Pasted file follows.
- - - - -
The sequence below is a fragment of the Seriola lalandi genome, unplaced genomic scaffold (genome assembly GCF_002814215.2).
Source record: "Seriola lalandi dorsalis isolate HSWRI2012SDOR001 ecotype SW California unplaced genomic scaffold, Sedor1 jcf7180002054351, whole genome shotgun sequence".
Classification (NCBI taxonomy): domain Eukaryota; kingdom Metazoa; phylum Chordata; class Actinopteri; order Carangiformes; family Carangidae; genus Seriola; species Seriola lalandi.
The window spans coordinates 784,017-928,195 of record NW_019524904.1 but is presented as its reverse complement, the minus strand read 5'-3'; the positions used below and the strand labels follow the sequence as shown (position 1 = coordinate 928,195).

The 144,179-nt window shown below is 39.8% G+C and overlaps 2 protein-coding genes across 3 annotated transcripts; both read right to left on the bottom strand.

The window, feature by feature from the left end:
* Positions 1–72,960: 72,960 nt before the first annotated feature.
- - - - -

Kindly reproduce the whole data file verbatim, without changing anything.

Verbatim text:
The sequence below is a fragment of the Seriola lalandi genome, unplaced genomic scaffold (genome assembly GCF_002814215.2).
Source record: "Seriola lalandi dorsalis isolate HSWRI2012SDOR001 ecotype SW California unplaced genomic scaffold, Sedor1 jcf7180002054351, whole genome shotgun sequence".
Classification (NCBI taxonomy): domain Eukaryota; kingdom Metazoa; phylum Chordata; class Actinopteri; order Carangiformes; family Carangidae; genus Seriola; species Seriola lalandi.
The window spans coordinates 784,017-928,195 of record NW_019524904.1 but is presented as its reverse complement, the minus strand read 5'-3'; the positions used below and the strand labels follow the sequence as shown (position 1 = coordinate 928,195).

The 144,179-nt window shown below is 39.8% G+C and overlaps 2 protein-coding genes across 3 annotated transcripts; both read right to left on the bottom strand.

The window, feature by feature from the left end:
* Positions 1–72,960: 72,960 nt before the first annotated feature.